Andrew Scott appears in a sort of gangstery-looking fashion shoot for British clothing company, Topman along with an interview for the Feb. 19, 2014 issue of their magazine, Topman Generation.
The mid-priced brand, which has a chain of stores for women in the U.S., had Scott wearing a range of articles from the line and was beautifully shot in a sort of 30s, artistic, black and white otherworld look which may have been another take on the actor known for his criminal character, Moriarty. Fitted and frocked in the expected European styling of tight-fitting jackets, skinny-legged pants, wool walking coat and outre hats, the range of pieces were mostly a good look for him, although the choice to put him in a blousy sleeveless undershirt called a "vest" (British) by Calvin Klein and a pair of thick-cuffed jeans by Topman Ltd. made him look far shorter and stockier than his medium height and quite thin frame normally do. He resembled something like an oversized infant in the pose where he sat wearing the undershirt which hung too loosely about his upper torso while his muscly arms reminded one a bit more of a kewpie doll than a macho man. Standing up was a different effect. The herringbone suit worn by the buoyant Scott showed his physique and personality to much greater advantage. But, the looks were not necessarily a reflection of how to wear the clothes as much as for an editorial spread, which worked very well. Scott, lit with a gray background and a stool to sit on for occasional changes of pose as his only props, ran through a variety of emotions for the lens, from smoldering to smiling to seductive.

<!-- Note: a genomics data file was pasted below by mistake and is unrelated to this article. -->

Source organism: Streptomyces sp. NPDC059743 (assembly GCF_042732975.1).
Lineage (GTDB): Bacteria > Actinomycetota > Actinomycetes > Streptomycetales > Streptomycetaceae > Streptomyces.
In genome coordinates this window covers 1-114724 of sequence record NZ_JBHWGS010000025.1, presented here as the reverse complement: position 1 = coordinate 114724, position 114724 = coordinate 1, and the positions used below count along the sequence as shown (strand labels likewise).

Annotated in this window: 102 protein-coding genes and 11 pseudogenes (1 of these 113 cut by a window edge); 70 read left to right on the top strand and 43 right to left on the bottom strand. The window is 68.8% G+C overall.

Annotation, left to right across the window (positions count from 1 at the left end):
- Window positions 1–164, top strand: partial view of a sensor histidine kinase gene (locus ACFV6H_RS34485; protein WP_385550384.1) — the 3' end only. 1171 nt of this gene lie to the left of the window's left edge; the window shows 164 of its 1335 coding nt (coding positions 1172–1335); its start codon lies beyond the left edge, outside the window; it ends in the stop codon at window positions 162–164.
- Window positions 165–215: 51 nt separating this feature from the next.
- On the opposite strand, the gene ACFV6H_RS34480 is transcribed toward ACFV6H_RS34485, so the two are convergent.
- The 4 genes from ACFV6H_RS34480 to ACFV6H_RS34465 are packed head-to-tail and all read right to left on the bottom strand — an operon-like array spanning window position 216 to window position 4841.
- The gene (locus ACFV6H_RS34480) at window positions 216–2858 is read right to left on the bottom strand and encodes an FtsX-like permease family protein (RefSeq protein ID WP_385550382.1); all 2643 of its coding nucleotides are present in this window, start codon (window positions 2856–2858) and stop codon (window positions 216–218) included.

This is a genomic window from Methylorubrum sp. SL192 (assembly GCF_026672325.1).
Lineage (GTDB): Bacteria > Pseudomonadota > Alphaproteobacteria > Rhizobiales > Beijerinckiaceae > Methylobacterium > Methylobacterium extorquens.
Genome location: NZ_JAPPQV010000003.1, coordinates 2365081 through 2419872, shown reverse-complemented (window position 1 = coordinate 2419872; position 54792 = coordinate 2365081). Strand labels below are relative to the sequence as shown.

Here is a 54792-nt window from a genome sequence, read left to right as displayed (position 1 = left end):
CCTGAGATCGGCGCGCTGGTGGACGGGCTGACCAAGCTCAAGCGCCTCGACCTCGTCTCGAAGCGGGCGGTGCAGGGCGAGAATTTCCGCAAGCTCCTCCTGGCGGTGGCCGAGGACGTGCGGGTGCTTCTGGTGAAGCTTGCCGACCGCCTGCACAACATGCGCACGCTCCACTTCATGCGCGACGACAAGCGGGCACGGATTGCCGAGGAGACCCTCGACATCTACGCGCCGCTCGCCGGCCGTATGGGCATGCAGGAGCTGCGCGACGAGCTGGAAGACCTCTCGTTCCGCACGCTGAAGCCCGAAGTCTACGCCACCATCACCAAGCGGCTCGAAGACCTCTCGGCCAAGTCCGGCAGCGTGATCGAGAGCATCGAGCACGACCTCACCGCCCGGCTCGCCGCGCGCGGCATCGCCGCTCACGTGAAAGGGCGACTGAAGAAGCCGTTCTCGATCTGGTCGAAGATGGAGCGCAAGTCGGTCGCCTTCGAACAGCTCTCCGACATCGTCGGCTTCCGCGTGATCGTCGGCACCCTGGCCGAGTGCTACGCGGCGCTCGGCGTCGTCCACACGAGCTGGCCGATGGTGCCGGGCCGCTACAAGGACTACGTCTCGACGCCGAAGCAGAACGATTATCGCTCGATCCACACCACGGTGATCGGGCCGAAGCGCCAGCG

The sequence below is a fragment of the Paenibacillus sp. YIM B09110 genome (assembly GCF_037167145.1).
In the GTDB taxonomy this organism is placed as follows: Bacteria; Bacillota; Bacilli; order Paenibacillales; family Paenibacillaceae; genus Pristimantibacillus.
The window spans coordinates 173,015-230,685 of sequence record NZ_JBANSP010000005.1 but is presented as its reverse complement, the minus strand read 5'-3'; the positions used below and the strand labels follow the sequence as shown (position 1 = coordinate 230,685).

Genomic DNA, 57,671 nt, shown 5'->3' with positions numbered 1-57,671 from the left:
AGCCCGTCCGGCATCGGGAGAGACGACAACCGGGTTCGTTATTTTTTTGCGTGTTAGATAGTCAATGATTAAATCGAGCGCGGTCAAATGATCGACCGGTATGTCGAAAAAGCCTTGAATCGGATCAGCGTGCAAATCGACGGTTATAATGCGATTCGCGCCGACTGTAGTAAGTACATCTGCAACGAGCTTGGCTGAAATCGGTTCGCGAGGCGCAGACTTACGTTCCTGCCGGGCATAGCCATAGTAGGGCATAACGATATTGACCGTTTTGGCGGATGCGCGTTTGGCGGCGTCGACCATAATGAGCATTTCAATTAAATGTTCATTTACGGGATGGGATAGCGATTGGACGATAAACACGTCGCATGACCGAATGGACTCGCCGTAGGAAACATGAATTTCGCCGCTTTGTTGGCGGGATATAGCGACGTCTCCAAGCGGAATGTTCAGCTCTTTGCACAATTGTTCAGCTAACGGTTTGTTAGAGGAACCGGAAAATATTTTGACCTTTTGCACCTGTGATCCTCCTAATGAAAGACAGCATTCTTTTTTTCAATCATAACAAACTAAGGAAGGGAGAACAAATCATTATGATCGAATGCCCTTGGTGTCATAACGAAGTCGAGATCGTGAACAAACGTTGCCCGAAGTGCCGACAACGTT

Scott did a brief interview with the magazine in which he mentioned some of the movies he currently has coming out, including Irish comedy,'The Stag' which Scott is presenting with his co-stars at the Jameson Dublin International Film Festival tomorrow, Feb. 23, to close the fest out.
In stark contrast, you’re also starring in a new comedy, The Stag.
That’s what I like about being an actor, you can do a play about a rock star then do an Irish comedy about male friendship. It’s about a group of guys that are really anti-stag. People have been asking me if it’s an Irish version of the Hangover, but it’s not like that at all. These guys just think going away for a stag is really archaic, but they go away anyway and it harks back to the reasons why guys did that in the first place. Because I’ve played a lot of dark characters of late, I was looking to do something more human. It’s one that women will really enjoy, it’s not too RAAAAARGH TESTOSTERONE!
Three years ago on another Sunday in Feb. the actor appeared at JDIFF for the the Irish premiere of his film, 'Anton Chekhov's The Duel." The moderately-attended screening and Q & A of that brief time ago was a pretty sedate affair compared to the subsequent Moriarty-mania Scott is experiencing from teen fangirls now, apparently, as he answers about his "craziest fan moment" in the Topman interview:
Some of the screaming is hard to get used to. The fans that I really like are the ones that are really respectful. I don’t want to be intimidated, I like to talk to people and people to talk to me, I don’t want to lose the opportunity to actually talk to people. When people get hysterical, there’s no room for interaction.
Scott will probably be asked that question again after 'The Stag,' retitled 'The Bachelor Weekend' when it's distributed by Tribeca Films via Video on Demand to the U.S. during the Tribeca Film Festival in April, screens Feb. 23 at the Savoy as this time around hordes of Irish teen fangirls will no doubt be screaming their love for him.